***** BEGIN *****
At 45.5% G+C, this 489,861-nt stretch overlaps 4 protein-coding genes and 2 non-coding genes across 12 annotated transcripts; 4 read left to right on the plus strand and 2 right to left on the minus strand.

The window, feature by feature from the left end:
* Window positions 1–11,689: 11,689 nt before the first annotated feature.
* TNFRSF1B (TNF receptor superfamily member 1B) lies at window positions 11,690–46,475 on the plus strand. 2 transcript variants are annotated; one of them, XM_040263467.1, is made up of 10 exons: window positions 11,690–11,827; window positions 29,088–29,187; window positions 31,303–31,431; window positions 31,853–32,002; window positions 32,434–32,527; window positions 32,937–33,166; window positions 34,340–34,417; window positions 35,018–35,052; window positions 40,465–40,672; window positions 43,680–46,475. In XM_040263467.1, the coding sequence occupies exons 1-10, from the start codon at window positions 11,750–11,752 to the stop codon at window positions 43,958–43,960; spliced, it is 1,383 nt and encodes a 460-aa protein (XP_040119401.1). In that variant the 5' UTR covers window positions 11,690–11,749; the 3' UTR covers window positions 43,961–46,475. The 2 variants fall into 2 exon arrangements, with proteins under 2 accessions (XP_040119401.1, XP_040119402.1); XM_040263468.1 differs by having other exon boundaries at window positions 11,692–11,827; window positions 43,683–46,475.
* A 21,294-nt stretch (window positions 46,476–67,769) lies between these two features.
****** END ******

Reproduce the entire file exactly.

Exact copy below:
At 45.5% G+C, this 489,861-nt stretch overlaps 4 protein-coding genes and 2 non-coding genes across 12 annotated transcripts; 4 read left to right on the plus strand and 2 right to left on the minus strand.

The window, feature by feature from the left end:
* Window positions 1–11,689: 11,689 nt before the first annotated feature.
* TNFRSF1B (TNF receptor superfamily member 1B) lies at window positions 11,690–46,475 on the plus strand. 2 transcript variants are annotated; one of them, XM_040263467.1, is made up of 10 exons: window positions 11,690–11,827; window positions 29,088–29,187; window positions 31,303–31,431; window positions 31,853–32,002; window positions 32,434–32,527; window positions 32,937–33,166; window positions 34,340–34,417; window positions 35,018–35,052; window positions 40,465–40,672; window positions 43,680–46,475. In XM_040263467.1, the coding sequence occupies exons 1-10, from the start codon at window positions 11,750–11,752 to the stop codon at window positions 43,958–43,960; spliced, it is 1,383 nt and encodes a 460-aa protein (XP_040119401.1). In that variant the 5' UTR covers window positions 11,690–11,749; the 3' UTR covers window positions 43,961–46,475. The 2 variants fall into 2 exon arrangements, with proteins under 2 accessions (XP_040119401.1, XP_040119402.1); XM_040263468.1 differs by having other exon boundaries at window positions 11,692–11,827; window positions 43,683–46,475.
* A 21,294-nt stretch (window positions 46,476–67,769) lies between these two features.